Gently and Bacchus deal with the heavy situation by downing a heavier remedy; drinking more and enjoying it less, Gently unearths his teammate's Darwinian traits: “I like you when you're a bastard. You're quite good at it.” Not beyond bursts of violence himself, Bacchus sneers, “I had a good teacher.”

Timothy Prager penned the tight script, nicely served up by director Nicholas Renton. Suffice to say, it ain't your ordinary TV cop buddy show.

That seemingly benign British getaway known as the Holiday Camp (pretty much the UK's version of middle-class America's bungalow colonies) masks an ugly side of human nature in Blue for Bluebird. The happy-go-lucky beachside resort gets a proverbial sledgehammer in the gut when the mini-skirted body of a beautiful camp worker is found washed up along the shore.

Like the soon-to-become obsolete Gently, the entire concept of Holiday Camps was already an anachronism by 1969, and is presented as such via the faded, peeling paint signs, lackluster aging guests and their bored children. Megan Webb (pop star Pixie Lott) is the one breath of fresh air – an aspiring rocker (who wows the quasi-comatose crowd with a cover on The Shoop Shoop Song). 'Cept now she's dead. Sexually active, but not the victim of a sex crime, Webb's murder was one of hate/revenge. But who? Everybody seems to have something to hide, particularly the camp's brother-and-sister owners Todd and Cherry Stretch. Smarmy guests, Megan's lovers and her cabin mates are the prime suspects until Gently and Bacchus track down the young woman's cold-as-ice parents, revealing a jealous and (at least peripherally) uncaring mother. Her blasé attitude is trumped by the detective's piercing “I always expect the worst from everybody” slap in her face.

As the investigation delves further into the lives of the guests and staff, Gently and Bacchus discover that the decaying vacation spot is a virtual knocking shop where the virile and nubile staff is available for the randy paying men and women. The additional revelation that the camp also flirts with pedophilia revolts the sleuths into rampant high gear as the surprising villains are brought to light.

Gently's problems are doubled by his partner's battling with his ex over their daughter's visitation custody rights. The former Mrs. Bacchus is probably correct by refusing to upgrade the court decision cause...well, basically her husband's a shit. In a rare instance of moving the emotional goal posts, Gently secretly pays a call on the bitter single mom and negotiates a reasonable compromise (unbeknownst to his partner).

This is my favorite episode in the set, and one of my all-time favorite shows in the entire series. The terrific writing by Jess Williams is beautiful complimented by Bill Anderson's taut direction. This one alone makes SERIES 6 worth the purchase.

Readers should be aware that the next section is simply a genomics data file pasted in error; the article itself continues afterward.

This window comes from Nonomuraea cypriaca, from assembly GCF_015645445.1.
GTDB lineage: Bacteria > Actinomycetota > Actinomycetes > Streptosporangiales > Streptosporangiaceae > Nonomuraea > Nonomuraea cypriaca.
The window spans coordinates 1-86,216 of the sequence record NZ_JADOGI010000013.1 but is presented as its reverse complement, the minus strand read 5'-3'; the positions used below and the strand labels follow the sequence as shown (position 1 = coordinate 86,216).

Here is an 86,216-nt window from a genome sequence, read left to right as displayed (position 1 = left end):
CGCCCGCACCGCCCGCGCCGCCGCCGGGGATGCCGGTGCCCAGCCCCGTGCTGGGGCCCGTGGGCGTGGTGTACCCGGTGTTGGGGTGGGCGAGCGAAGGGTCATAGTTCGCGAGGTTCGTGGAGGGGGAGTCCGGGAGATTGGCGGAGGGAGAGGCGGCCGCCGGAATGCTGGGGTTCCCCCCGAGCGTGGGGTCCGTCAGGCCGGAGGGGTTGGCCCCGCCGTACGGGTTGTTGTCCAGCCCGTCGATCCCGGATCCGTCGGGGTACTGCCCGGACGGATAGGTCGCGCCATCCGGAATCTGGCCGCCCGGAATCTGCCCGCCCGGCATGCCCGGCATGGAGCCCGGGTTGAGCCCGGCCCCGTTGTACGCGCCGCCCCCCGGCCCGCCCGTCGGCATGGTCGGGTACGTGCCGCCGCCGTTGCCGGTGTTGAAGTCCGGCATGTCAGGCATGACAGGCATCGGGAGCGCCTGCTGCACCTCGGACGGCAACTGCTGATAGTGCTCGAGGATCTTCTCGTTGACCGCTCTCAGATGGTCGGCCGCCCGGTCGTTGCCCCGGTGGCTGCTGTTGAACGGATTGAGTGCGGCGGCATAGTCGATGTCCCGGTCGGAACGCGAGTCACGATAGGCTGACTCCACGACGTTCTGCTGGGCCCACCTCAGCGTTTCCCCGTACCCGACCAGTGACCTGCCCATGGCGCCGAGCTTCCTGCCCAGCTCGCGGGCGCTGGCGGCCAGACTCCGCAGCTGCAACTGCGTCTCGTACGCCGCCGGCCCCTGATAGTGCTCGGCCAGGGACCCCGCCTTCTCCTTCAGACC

Being a gay soldier in the UK military during the Sixties almost automatically puts a target on your back. But when the man is question is killed and the army doesn't give a rat's ass, red flags pop up with great rapidity. What gets Gently and Bacchus involved in Gently With Honour is the fact that this ordinarily calm individual went on a murderous rampage prior to his liquidation. Sinister shrinks, nasty sexual liaisons, strange experiments on enlisted men and other unsavory incidents make this one of the series' most intriguing and controversial episodes. Jess Williams and Steve Lightfoot's teleplay hits all the right chords, some albeit uncomfortably, perfectly appended by Tim Whitby's taut direction. Jemma Redgrave is thoroughly creepy as an inappropriate therapist with a sadistic fascination that can only be called Mengele-esque.

Union corruption in an archaic desolate mining community unmasks an accidental death as murder in Gently Going Under. Greedy politicians (are there any other kind?), violently dysfunctional families, adultery and incest tear apart this seemingly simple small town – with Gently's striving for the truth proving a definite detriment.

Macho Bacchus' underground phobia (causing Gently to risk his life in a possibly “arranged” cave-in) doesn't help their investigation (nor does his anti-labor “they can all go live in Russia” stance), also hampered by trouble on the home front. The aging detective's superiors are adamant about “promoting” the veteran sleuth to traffic desk work – hoping he'll resign in retaliation. It truly looks as if the looming, dreary Seventies are going to be terrible, treacherous times for not only the honorable cop, but his two younger assistants.

SERIES 6’s capper is appropriately hard-hitting, thanks to the tight script by Mike Cullen and direction by veteran Brit crime director Ben Bolt.

As indicated earlier, the period look of GEORGE GENTLY plays as much a part of the show's success as the actors, the directors and the writers. The set and art direction is superb, as is the atmospheric camerawork. To the latter, we must therefore commend the praiseworthy efforts of Kieran McGuigan (Gently Between the Lines; Blue for Bluebird) and Peter Robertson (Gently With Honour; Gently Going Under). The music, too, is an important factor in re-creating the era, invoking an authentic mod flavor with a contemporary beat; so kudos to John Keane (Lines, Bluebird) and Mark Russell (Honour, Under).

18 minutes of supplemental featurettes are almost mind-boggling, as we're so locked into the actors as those characters that's it's bizarre to see them off-camera. It's a genuine surprise to see Inglesby/Bacchus as a nice guy – albeit not as jarring to have Shaw jokingly reveal why he's nothing like his on-screen persona.

Personally, I have found myself often pondering the future of George Gently – surviving not only the 1970s, but the 1980s and possibly even the 1990s. Like TV's Inspectors Morse and Italy's Montalbano, I also think about prequel shows, depicting Gently's life a young (or at least younger) man. You know, the early 1950s – when he was happily married and thought the future held great things. When one starts to do that, it's a sign that a show/movie's creators have done a good job, and that's the best compliment anyone can ever hope to bestow upon a popular fictional icon.

The GEORGE GENTLY production mini-society has done a very good job indeed.

GEORGE GENTLY: SERIES 6. Color. Widescreen [1.78: 1; 16 x 9 anamorphic]; Stereo-surround [2.0 audio]; Acorn Media and RLJ Entertainment and all3media International. CAT # AMP-2175; UPC # 0-54961-2175-9-5. SRP: $59.99.